1. The Rain 2. Ready For The Weekend 3. Stars Come Out 4. You Used To Hold Me 5. Blue 6. I'm Not Alone (Radio Edit) 7. Flashback 8. Worst Day (feat. Izza Kizza) 9. Relax 10. Limits 11. Burns Night 12. Yeah Yeah Yeah La La La 13. 5iliconeator 14. Dance Wiv Me (feat. Dizzie Rascal)

Transient Music
With the technology available these days, everything happens at warp speed life-altering changes can happen in a second. As we enter a new decade, the art form of music is also entering a new era. For sure, we know that the physical media of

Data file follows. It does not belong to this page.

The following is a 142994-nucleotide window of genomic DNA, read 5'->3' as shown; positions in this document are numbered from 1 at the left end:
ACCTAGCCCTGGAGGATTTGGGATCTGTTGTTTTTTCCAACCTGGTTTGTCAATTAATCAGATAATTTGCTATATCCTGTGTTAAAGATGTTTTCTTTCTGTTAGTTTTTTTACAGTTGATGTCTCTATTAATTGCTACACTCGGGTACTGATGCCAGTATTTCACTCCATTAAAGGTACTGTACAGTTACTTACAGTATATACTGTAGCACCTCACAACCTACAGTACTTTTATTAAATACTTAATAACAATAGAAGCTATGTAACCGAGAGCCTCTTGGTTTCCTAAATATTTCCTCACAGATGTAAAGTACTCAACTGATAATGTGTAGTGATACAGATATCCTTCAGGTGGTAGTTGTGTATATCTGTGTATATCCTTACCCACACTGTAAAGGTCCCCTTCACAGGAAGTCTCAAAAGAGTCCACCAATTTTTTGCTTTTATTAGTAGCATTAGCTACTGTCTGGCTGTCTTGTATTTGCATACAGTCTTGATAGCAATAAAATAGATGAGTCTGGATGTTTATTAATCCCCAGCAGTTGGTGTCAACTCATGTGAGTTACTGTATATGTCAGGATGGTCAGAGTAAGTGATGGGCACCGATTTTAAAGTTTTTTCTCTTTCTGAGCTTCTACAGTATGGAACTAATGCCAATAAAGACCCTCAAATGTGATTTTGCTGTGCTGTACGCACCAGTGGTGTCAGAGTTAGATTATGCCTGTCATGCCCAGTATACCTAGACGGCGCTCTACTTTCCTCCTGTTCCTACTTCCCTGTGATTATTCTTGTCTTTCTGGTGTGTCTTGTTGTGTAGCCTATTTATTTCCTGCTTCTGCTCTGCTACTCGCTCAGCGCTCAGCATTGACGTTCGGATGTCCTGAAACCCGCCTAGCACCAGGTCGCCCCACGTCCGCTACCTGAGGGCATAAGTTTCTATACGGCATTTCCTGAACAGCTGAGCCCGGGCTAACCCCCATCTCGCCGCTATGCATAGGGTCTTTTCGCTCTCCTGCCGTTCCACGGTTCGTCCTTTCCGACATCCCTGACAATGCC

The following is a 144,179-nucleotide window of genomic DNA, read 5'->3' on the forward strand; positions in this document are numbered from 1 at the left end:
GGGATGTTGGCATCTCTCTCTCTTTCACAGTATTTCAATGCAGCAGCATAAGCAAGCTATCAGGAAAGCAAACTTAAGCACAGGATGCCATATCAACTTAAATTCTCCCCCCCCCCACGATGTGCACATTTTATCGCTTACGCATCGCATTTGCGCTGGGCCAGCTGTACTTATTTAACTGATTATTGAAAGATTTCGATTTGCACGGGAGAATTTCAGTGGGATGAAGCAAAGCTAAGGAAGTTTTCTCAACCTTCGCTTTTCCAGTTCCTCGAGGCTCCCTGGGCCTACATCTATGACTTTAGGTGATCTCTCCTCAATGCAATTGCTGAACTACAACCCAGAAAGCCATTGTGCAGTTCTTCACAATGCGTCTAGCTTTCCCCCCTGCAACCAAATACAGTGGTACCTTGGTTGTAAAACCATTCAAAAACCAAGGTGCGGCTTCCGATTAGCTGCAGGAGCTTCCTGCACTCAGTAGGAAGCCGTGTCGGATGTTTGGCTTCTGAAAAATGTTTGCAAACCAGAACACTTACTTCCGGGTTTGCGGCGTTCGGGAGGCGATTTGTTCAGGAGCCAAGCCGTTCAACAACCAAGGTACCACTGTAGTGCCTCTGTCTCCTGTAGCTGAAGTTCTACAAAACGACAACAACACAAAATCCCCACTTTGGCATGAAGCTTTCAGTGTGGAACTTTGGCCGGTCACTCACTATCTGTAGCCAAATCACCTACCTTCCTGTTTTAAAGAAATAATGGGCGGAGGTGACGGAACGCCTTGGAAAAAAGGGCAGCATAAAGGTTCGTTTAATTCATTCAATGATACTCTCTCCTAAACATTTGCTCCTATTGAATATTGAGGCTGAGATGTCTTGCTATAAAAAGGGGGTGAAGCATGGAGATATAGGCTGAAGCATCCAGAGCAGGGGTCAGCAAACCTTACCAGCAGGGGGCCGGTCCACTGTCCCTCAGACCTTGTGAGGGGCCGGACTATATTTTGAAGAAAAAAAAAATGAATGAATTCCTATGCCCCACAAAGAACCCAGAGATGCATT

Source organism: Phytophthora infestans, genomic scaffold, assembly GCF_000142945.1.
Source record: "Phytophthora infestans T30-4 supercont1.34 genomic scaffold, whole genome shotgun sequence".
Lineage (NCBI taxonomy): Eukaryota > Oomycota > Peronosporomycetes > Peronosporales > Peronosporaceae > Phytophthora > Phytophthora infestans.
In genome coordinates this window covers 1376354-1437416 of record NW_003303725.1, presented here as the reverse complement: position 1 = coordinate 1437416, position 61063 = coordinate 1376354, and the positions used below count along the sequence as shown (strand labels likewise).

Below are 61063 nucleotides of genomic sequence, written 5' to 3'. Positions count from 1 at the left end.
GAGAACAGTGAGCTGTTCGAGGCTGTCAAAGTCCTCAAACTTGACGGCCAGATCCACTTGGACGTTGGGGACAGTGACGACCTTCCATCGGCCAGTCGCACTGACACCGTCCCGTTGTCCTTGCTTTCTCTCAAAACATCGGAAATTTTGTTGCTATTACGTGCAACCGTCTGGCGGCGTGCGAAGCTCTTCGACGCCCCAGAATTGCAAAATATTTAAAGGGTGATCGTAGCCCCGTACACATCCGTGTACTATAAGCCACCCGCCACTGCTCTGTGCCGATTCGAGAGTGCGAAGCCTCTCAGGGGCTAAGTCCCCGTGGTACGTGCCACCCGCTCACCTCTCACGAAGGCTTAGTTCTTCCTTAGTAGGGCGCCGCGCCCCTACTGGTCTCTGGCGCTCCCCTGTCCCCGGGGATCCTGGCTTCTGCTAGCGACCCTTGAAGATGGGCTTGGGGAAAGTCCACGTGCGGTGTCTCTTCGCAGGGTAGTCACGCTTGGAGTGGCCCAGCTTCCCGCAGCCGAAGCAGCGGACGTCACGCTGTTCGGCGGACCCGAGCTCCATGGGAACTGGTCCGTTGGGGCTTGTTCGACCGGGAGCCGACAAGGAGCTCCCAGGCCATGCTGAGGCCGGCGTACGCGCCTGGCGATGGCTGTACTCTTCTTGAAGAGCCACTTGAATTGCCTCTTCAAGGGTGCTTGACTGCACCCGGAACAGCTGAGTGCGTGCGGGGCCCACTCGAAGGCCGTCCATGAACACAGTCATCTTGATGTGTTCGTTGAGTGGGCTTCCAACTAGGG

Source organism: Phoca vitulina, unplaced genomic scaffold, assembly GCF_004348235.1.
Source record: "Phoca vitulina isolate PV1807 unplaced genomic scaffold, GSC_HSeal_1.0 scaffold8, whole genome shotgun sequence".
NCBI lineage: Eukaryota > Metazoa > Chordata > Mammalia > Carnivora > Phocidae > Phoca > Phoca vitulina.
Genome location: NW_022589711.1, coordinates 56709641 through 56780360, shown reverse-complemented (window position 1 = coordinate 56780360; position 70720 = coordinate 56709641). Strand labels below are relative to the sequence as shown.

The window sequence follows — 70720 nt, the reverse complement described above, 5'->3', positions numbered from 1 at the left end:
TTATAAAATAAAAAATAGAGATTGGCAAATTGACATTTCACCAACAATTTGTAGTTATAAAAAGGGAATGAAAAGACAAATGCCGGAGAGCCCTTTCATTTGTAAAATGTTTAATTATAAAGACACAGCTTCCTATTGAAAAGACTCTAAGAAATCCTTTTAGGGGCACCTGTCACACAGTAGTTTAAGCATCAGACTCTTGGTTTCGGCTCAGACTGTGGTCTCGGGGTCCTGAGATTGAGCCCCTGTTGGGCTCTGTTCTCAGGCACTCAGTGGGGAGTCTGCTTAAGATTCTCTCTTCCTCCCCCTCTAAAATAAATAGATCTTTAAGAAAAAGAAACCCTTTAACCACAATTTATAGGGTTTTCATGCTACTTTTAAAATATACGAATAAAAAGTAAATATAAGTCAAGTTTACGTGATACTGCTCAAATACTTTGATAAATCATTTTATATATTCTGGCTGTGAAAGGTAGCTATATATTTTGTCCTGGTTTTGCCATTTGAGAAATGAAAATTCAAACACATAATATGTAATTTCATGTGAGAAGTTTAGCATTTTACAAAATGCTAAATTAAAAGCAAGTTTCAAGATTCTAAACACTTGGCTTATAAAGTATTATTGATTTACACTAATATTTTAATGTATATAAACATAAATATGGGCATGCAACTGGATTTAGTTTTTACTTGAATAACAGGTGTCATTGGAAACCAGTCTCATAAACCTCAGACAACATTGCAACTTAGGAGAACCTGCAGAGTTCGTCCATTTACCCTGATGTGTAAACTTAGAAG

music is changing CDs are almost dead, mp3s are in, and vinyl is back from the dead. One wonders, is it still viable to consider music a legitimate art form? Nowadays, music is a commodity, like hot water; pay a monthly bill and its at your fingertips. Maybe music is more of a shared dialog rather than an experience for a select few . Artists create, but fans can recreate, share, remix, and mash-up, earning their own fame. All of these ideas are true, to a varying extent, and also indicative of the time we live in; the new decade is bringing hectic, yet exciting, times. The biggest change, however, lies in the very essence of music the way it is experienced, understood, approached and interacted with. Buying music does not mean walking to the store and getting an album a month. Limewire, iTunes, JamGlue and many other sources have warped our mindset and understanding of music; our perception of music gone into fast forward and swirled around, but who knows if it will all blend. Regardless, our perception and connection to songs that form the soundtrack of our lives have been radically shifted and the transience of music has been set in motion. When speaking of permanence, two types of permanence come to mind the permanence of a song during a given year, and the permanence of specific bands across the years. So far society has all but eliminated the permanence of songs in the short term. Think about how up you were on Chasing Pavements by Adele at this time last year, or the new Beyonc album. And now? Those who previously used to be on repeat-one have been shuffled to the side for newer, shinier songs and bands. Sure, you will revisit them when they come up on shuffle, but they will not soundtrack your entire year the way they might have 40 years ago. And those are just the good songs were talking about here. What about the bad ones? We are flooded with so much music from so many artists that if a song does not catch you on the first listen or the 30-second iTunes sample, its probably off the radar within a week or two. Thousands of tracks are released everyday on the internet, but only a select few get noticed. And tomorrow? Lather, rinse, repeat. Transience. As for the other time frame, the whos on the Oldies from the 00s radio station? permanence, I have dire news/predictions. Back in the day, when my grandparents and parents were growing up, there were and this is completely a ballpark guess with no factual basis maybe 70 or 80 popular music artists at any given time? Big names cranked out records and few little